Thursday, 21 April 2016

INTERVIEW - Ali Campbell of UB40

WITH upwards of 70 million record sales under his belt, a string of top hits to his name not to mention eight kids and now becoming a granddad, Ali Campbell has plenty of reasons to be cheerful.
In fact, the frontman of UB40, one of the UK's most popular bands ever, tells me life has never been better.
We chat as he prepares for a UK arena tour in which he and bandmates Mickey Virtue and Astro will perform classic hits and gems from their seminal albums Labour Of Love Parts I & II.
The tour takes in the O2 Arena in Greenwich, a venue Ali tells me he can't wait to get into and start playing.
"I've never played at the 02 before but I did see Stevie Wonder there which was cool so we are going to make sure it's a good gig," he says in his West Midlands lilt.
"It's been a while since we were last in Greenwich so it will be brilliant to be back.
"I've got good memories of playing in South London - last time it was the Indig02 and it was brilliant - so I'm hoping we'll get a good crowd in who are all keen to hear our songs and party with us."
And he promises fans won't be disappointed as there will be a full set of hits from Red, Red Wine, Kingston Town and The Way You Do The Things You Do.
"I can't wait because it'll just be hit after hit after hit," he says cheerfully. "I've never sung the album in its entirety before so it'll be a load of fun.
"The songs just stand the test of time and we still get a kick out of playing them."
And he hints that as well as the golden oldies there will be some new material.
"There will be an encore so there may be some new stuff," he chuckles.
"The whole reason we started in the first place was to show people why we love reggae," he adds. "We knew these songs would be successful. It's emotional for me as ever since we started it's been about the music and promoting reggae to new audiences which is what we've always done."
They may be on a roll now but Ali admits the last few years have been tough, not least the split from his brothers who were part of the band's original line up.
Referring to them as the "Dark Side" he says the tensions are still there but says ultimately it's the fans who decide their fate.
And it's clear the fans are still there and loving the fact the band is back with their critically acclaimed 2014 album Sihouette and on tour - something Ali and the guys are delighted to be doing again since they reformed in 2013.
"We are in a great place and really happy," he says warmly. "It's better now and we are enjoying it more.
"It's been the greatest time for us - we are as strong as we ever were and so to do the big arena tour is exactly where we want to be.
"We've been to Hawaii and New Zealand and all over the place playing to both small and large audiences.
"In fact we've been in some quite luxurious and beautiful places and we feel very lucky to be able to do this.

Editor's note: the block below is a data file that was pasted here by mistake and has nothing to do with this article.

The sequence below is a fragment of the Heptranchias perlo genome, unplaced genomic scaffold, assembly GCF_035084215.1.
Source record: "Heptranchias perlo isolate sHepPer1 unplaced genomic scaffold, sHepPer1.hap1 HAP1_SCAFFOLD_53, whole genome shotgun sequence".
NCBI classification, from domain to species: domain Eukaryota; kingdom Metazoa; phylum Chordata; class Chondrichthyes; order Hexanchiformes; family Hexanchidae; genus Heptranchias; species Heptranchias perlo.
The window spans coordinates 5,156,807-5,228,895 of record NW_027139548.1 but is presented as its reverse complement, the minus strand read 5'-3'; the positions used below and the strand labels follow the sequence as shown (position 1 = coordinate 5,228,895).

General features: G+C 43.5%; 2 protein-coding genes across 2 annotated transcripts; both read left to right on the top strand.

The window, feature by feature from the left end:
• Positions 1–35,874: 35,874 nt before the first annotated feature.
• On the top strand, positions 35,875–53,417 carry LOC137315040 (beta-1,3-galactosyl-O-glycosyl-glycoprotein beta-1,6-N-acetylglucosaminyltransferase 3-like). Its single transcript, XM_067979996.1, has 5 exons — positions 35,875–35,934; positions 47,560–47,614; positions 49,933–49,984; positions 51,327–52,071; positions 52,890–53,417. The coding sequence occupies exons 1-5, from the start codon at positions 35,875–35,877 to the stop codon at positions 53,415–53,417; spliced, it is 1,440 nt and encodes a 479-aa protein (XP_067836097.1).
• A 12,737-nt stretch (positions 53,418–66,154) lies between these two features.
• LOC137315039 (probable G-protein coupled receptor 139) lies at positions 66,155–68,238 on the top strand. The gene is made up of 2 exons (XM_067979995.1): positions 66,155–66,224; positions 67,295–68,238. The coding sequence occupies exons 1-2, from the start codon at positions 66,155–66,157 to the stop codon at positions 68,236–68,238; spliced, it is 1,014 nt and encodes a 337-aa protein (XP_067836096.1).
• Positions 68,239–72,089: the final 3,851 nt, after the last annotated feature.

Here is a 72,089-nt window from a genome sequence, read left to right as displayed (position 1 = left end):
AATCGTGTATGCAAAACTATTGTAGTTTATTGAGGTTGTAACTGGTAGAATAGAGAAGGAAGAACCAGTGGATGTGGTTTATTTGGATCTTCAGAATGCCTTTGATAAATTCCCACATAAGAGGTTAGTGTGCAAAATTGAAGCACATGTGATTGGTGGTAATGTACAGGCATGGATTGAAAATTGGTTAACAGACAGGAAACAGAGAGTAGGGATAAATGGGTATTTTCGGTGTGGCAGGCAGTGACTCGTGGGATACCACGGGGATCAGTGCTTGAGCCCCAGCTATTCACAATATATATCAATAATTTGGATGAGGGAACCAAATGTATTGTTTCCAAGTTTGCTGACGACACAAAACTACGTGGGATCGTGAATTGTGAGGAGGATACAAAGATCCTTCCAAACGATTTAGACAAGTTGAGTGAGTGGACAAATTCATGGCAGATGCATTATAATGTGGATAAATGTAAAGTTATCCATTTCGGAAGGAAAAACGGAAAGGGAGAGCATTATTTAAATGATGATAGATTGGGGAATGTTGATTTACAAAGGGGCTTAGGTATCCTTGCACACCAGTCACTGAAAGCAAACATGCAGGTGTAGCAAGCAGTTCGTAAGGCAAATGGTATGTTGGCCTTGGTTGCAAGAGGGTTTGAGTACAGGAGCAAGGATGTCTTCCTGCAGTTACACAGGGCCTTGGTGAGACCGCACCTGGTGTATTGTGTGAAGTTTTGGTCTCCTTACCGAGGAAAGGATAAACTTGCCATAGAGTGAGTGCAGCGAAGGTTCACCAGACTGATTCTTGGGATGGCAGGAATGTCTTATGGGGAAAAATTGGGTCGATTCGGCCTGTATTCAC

"It makes a change from when we first started out all those years ago, slumming it in various shitholes and driving about in our Luton van with all our gear! Now we're like travelling troubadours," he adds laughing.
"It's a great life to be living in your 50s. It was great in our 20s and 30s but now it's even better.
"But it's about tenacity and refusing to go away and we kept on going because we believed in the music.
"At the time we started no one knew what dub and reggae was all about. When I first started UB40 in 1979 reggae had only been going since 1968 so it was tiny.
"Now it's got more interesting and people know much more about it which is fantastic - in fact reggae is the biggest influence in contemporary dance music. You hear it all around the world.
"There is a great scene in the West Coast of America and I love to go and visit and play with the likes of Rebelution and Slightly Stoopid who are making great music."
And he says he hopes to make an album and tour with some of them at some point in the future.
But for now his unplugged album which is being released by Warner Bros in July and the tour are uppermost in his mind.
He and Astro are writing "as we always do" and he promises there will be a new album at some point not to mention collaborations with some of his offspring.
"I'm a grandfather now and have eight kids and although I don't see enough of them, when I do it's great," he says warmly.
"One of my daughters supported us last year and my other daughter is also delving into the business."
But he says he draws the line at giving any of his kids advice.
"I can't because it's a different business these days," he says. "The one I grew up in was all about selling CDs and you can't do that now because it's all about downloads. It's all different.
"But we've always been lucky to have brilliant fans and a great reputation as a live band playing some of the best music in the world.
"UB40 gave us three million card carrying fans and the fact we play reggae means I'm still here today as people all over the world love it.
"We chose the right genre of music," he chuckles.

UB40 will be at the 02 in Greenwich with their Labour Of Love Tour on Friday, April 29. Visit for full listings.

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